Education and military service
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Educated largely in Katsina, Buhari took military training in Kaduna as well as in Great Britain, India, and the United States. He was involved in the military coup that ousted Yakubu Gowon in 1975 and was appointed military governor of North Eastern state (now Borno) that same year. He was appointed federal commissioner for petroleum resources by Gen. Olusegun Obasanjo, who became military head of state when Gowon’s successor, Murtala Mohammed, was assassinated in 1976. By 1977 Buhari had become the military secretary at Supreme Military Headquarters, which was the seat of government. By September 1979 he had returned to regular army duties and commanded a division based in Kaduna. Although civilian government had returned to Nigeria in 1979 with the election of Shehu Shagari, dissatisfaction with dismal economic conditions and what the military perceived as corrupt politicians led to another military coup on December 31, 1983, and Buhari was chosen unanimously to be the new head of state.
Military head of state
Many of the economic problems that had existed under the Shagari administration also plagued the Buhari regime, and Buhari instituted austerity measures. He took a tough stance on corruption: during his tenure, hundreds of politicians and business officials were tried and convicted or awaited trial on corruption-related charges. His regime launched the “War Against Indiscipline,” a program which sought to promote positive values in Nigerian society, although authoritarian methods were sometimes used in the program’s implementation. In an effort to stop dissent against his policies, Buhari instituted restrictions on the press, political freedoms, and trade unionists.
Although many Nigerian citizens had initially welcomed Buhari’s efforts to root out corruption and improve societal values, the repressive measures employed by his regime, against a backdrop of continuing economic troubles, led to discontent. By August 1985 even the military had had enough, and on August 27 Maj. Gen. Ibrahim Babangida took control of the government. Buhari was detained in Benin City but was released at the end of 1988.
In 2003 Buhari ran for president and was defeated by the incumbent, Olusegun Obasanjo of the People’s Democratic Party (PDP). Buhari ran again in 2007 but was defeated by the PDP’s candidate, Umaru Yar’Adua, in an election that was strongly criticized by international observers as being marred by voting irregularities. Buhari also stood in the 2011 presidential election, which was praised for largely being transparent, free, and fair, but he again lost to the PDP’s candidate, incumbent Goodluck Jonathan.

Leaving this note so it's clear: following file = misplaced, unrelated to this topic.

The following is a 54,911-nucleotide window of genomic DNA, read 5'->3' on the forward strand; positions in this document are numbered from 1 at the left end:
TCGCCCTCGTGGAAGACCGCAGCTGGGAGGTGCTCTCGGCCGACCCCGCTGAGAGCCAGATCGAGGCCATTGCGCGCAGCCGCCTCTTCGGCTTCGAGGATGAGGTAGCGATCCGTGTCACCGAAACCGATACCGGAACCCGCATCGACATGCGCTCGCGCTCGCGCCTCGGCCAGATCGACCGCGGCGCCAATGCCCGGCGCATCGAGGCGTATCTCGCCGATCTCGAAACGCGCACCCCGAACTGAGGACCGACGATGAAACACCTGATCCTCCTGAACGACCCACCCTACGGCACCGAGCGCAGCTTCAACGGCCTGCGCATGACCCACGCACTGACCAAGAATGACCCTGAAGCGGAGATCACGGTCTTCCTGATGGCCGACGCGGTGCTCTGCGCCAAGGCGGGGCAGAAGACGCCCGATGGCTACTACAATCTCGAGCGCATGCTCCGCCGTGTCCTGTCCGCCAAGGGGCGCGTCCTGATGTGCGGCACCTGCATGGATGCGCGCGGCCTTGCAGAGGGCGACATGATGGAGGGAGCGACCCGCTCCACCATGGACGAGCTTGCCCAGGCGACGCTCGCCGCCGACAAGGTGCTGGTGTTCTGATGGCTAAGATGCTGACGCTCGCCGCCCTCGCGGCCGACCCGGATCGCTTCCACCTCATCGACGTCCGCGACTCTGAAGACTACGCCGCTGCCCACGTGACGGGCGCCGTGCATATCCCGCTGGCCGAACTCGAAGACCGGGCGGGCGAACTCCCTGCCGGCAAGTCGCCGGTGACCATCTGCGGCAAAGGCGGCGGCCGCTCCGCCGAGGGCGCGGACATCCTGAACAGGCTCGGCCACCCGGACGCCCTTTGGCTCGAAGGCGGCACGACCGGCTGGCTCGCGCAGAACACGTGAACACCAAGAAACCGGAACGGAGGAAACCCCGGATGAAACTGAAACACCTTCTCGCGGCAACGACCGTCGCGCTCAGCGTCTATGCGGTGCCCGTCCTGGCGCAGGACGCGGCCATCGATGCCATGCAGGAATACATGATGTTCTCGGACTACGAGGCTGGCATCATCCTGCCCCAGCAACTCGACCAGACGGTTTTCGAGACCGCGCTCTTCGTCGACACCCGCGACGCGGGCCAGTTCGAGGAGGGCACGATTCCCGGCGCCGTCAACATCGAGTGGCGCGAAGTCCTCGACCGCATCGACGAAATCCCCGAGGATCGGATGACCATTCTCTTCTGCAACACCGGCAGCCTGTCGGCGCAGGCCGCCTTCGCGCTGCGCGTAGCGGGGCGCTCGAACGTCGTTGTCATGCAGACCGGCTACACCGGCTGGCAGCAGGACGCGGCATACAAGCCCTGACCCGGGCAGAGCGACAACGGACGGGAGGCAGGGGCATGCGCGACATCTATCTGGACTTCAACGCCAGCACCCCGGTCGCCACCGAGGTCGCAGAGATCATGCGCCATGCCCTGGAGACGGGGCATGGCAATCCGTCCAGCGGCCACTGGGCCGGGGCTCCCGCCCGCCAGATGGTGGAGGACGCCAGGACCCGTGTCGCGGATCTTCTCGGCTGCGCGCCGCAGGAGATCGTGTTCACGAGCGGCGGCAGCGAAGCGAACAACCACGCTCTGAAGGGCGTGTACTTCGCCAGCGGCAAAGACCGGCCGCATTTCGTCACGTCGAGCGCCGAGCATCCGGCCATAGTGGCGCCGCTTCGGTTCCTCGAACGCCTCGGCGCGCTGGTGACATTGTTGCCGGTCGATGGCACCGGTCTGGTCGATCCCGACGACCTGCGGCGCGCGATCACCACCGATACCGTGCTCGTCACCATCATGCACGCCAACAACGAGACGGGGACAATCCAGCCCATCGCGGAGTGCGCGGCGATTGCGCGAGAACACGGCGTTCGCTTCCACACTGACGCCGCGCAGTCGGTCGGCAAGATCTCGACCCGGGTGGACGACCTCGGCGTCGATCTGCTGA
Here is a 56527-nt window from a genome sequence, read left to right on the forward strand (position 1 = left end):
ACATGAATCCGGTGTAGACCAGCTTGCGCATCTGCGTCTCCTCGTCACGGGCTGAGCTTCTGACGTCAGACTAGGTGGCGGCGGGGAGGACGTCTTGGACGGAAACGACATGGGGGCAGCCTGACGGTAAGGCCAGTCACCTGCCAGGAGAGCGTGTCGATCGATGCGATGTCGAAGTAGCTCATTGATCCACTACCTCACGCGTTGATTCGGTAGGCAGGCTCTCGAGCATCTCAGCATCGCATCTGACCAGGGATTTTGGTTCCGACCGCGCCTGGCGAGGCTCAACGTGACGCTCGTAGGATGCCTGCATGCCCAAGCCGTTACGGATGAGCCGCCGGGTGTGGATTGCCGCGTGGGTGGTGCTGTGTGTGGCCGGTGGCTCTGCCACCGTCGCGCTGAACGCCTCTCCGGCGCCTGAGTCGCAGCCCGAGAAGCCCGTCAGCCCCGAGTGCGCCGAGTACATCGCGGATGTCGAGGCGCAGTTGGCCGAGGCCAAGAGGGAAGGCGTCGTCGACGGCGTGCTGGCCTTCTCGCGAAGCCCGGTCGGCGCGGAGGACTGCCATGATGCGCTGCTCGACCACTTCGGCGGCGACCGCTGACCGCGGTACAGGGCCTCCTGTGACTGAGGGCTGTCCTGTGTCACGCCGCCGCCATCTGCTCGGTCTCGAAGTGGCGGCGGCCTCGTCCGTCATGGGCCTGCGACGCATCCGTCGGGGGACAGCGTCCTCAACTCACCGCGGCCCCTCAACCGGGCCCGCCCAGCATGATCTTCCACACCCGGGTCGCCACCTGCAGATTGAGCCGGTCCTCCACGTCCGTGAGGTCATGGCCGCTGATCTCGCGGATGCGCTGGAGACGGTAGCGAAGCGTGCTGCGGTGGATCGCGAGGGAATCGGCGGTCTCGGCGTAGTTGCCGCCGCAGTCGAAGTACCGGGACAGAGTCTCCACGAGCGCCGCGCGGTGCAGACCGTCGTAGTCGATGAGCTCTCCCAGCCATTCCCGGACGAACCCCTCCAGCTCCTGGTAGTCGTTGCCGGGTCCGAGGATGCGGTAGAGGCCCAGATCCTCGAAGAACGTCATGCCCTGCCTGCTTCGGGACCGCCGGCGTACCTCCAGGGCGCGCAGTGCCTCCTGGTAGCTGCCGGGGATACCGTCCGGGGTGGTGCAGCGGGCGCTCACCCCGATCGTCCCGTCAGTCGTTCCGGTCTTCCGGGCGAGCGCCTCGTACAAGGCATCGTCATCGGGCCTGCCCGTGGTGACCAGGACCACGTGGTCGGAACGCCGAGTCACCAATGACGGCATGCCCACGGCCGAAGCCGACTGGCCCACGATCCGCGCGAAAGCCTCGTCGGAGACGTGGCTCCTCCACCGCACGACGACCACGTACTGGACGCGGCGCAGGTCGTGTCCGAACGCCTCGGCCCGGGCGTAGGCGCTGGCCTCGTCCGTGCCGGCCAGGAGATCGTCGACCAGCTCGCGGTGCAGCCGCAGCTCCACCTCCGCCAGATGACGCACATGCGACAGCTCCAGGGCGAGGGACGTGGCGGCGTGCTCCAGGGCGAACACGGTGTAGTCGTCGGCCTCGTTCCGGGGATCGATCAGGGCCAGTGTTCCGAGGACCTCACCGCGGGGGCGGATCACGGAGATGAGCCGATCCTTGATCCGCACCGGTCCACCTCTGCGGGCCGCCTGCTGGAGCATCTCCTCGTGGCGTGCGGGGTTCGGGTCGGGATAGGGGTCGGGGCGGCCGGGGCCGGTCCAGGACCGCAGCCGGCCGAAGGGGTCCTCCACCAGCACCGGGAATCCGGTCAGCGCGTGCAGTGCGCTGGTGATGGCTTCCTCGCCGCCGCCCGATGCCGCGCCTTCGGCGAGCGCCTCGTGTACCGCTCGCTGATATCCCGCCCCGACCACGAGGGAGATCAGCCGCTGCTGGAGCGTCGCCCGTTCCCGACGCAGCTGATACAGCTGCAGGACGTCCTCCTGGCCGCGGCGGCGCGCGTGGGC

In 2014 the All Progressives Congress (APC) party nominated Buhari to stand as its candidate in the 2015 presidential election. His reputation for being incorruptible and his military background made him an attractive candidate, whom many Nigerians hoped might be able to more effectively handle the threat posed by the Islamic militant group Boko Haram, whose violent acts had terrorized parts of the country in recent years. The March 28 presidential election had 14 candidates, although the real contest was seen as being between Buhari and Jonathan, who was again the PDP’s candidate. In what was Nigeria’s most closely fought election ever, Buhari garnered the most votes—some 2.5 million more than Jonathan, his closest competitor—and was declared the winner. His win marked the first time that the incumbent president had been defeated in Nigeria. Buhari was inaugurated on May 29, 2015.
Progress under Buhari was mixed. His presidency had a rough start, with the country falling into recession in 2016 in part because of declining revenue from oil sales. By 2018 there was evidence of some economic recovery from the recession, although many Nigerians were still living in extreme poverty. The struggle with Boko Haram factions continued. While the military initially experienced success in curbing the groups, the militants bounced back, and attacks escalated. Furthermore, Buhari’s government faced security threats in the southeastern part of the country from militants seeking to disrupt oil production as well as from Biafran secessionists. His administration’s war on corruption was both praised for its progress and criticized for focusing more on political opponents than on allies.
Throughout this period, Buhari’s health and hence his ability to lead Nigeria were called into question after he repeatedly went abroad for health care. In 2017 alone, he left the country multiple times for treatment of an undisclosed medical ailment; that year, he was absent more than five months altogether, during which time his vice president was in charge. The lack of transparency regarding Buhari’s health and his extended absences led to rumours that he had died and been replaced by a body double. Buhari and his administration dismissed the concerns about his health, and he was named the APC candidate for the February 2019 presidential election. Buhari faced more than 70 challengers in the election, which was originally scheduled to be held on February 16 but was delayed at the last minute until February 23. He emerged victorious, winning reelection with some 56 percent of the vote.